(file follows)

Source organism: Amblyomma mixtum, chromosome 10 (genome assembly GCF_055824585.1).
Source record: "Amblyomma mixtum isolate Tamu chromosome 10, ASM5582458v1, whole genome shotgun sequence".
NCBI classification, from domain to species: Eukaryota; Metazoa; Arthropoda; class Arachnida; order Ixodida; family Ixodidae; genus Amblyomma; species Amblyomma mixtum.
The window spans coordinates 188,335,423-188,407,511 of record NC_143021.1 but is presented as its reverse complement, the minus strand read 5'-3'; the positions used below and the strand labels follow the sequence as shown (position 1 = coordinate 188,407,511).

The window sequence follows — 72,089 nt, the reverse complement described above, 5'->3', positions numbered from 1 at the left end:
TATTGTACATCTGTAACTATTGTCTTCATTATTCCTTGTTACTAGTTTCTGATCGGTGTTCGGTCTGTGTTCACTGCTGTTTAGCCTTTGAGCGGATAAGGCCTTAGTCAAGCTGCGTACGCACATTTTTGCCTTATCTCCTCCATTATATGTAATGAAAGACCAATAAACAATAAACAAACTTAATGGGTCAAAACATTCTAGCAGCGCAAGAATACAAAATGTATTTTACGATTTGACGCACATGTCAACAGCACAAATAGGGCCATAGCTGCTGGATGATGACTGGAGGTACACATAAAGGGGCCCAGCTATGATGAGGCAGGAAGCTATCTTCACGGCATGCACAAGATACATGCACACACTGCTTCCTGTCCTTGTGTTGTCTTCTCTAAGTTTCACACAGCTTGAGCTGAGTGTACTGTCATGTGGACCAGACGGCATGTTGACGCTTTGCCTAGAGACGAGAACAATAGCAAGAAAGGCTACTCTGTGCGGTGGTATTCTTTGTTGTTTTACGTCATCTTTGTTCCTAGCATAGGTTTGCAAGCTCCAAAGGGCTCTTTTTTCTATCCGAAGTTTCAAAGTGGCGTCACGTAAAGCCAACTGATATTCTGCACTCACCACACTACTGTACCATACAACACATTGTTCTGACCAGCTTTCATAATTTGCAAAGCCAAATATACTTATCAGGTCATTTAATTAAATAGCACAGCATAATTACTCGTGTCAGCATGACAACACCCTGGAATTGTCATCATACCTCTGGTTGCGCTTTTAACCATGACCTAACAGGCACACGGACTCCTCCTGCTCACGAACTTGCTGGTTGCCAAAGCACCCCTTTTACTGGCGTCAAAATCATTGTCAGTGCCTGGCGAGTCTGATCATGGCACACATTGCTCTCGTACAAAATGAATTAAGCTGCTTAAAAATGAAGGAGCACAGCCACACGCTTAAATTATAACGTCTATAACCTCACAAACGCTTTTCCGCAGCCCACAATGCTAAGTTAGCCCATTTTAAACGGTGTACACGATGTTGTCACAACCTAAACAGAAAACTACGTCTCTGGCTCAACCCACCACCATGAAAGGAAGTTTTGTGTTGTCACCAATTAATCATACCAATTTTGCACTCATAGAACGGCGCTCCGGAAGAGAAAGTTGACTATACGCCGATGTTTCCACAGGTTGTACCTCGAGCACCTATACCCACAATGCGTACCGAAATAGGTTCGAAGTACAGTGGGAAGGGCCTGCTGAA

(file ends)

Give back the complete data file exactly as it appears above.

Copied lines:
Source organism: Amblyomma mixtum, chromosome 10 (genome assembly GCF_055824585.1).
Source record: "Amblyomma mixtum isolate Tamu chromosome 10, ASM5582458v1, whole genome shotgun sequence".
NCBI classification, from domain to species: Eukaryota; Metazoa; Arthropoda; class Arachnida; order Ixodida; family Ixodidae; genus Amblyomma; species Amblyomma mixtum.
The window spans coordinates 188,335,423-188,407,511 of record NC_143021.1 but is presented as its reverse complement, the minus strand read 5'-3'; the positions used below and the strand labels follow the sequence as shown (position 1 = coordinate 188,407,511).

The window sequence follows — 72,089 nt, the reverse complement described above, 5'->3', positions numbered from 1 at the left end:
TATTGTACATCTGTAACTATTGTCTTCATTATTCCTTGTTACTAGTTTCTGATCGGTGTTCGGTCTGTGTTCACTGCTGTTTAGCCTTTGAGCGGATAAGGCCTTAGTCAAGCTGCGTACGCACATTTTTGCCTTATCTCCTCCATTATATGTAATGAAAGACCAATAAACAATAAACAAACTTAATGGGTCAAAACATTCTAGCAGCGCAAGAATACAAAATGTATTTTACGATTTGACGCACATGTCAACAGCACAAATAGGGCCATAGCTGCTGGATGATGACTGGAGGTACACATAAAGGGGCCCAGCTATGATGAGGCAGGAAGCTATCTTCACGGCATGCACAAGATACATGCACACACTGCTTCCTGTCCTTGTGTTGTCTTCTCTAAGTTTCACACAGCTTGAGCTGAGTGTACTGTCATGTGGACCAGACGGCATGTTGACGCTTTGCCTAGAGACGAGAACAATAGCAAGAAAGGCTACTCTGTGCGGTGGTATTCTTTGTTGTTTTACGTCATCTTTGTTCCTAGCATAGGTTTGCAAGCTCCAAAGGGCTCTTTTTTCTATCCGAAGTTTCAAAGTGGCGTCACGTAAAGCCAACTGATATTCTGCACTCACCACACTACTGTACCATACAACACATTGTTCTGACCAGCTTTCATAATTTGCAAAGCCAAATATACTTATCAGGTCATTTAATTAAATAGCACAGCATAATTACTCGTGTCAGCATGACAACACCCTGGAATTGTCATCATACCTCTGGTTGCGCTTTTAACCATGACCTAACAGGCACACGGACTCCTCCTGCTCACGAACTTGCTGGTTGCCAAAGCACCCCTTTTACTGGCGTCAAAATCATTGTCAGTGCCTGGCGAGTCTGATCATGGCACACATTGCTCTCGTACAAAATGAATTAAGCTGCTTAAAAATGAAGGAGCACAGCCACACGCTTAAATTATAACGTCTATAACCTCACAAACGCTTTTCCGCAGCCCACAATGCTAAGTTAGCCCATTTTAAACGGTGTACACGATGTTGTCACAACCTAAACAGAAAACTACGTCTCTGGCTCAACCCACCACCATGAAAGGAAGTTTTGTGTTGTCACCAATTAATCATACCAATTTTGCACTCATAGAACGGCGCTCCGGAAGAGAAAGTTGACTATACGCCGATGTTTCCACAGGTTGTACCTCGAGCACCTATACCCACAATGCGTACCGAAATAGGTTCGAAGTACAGTGGGAAGGGCCTGCTGAA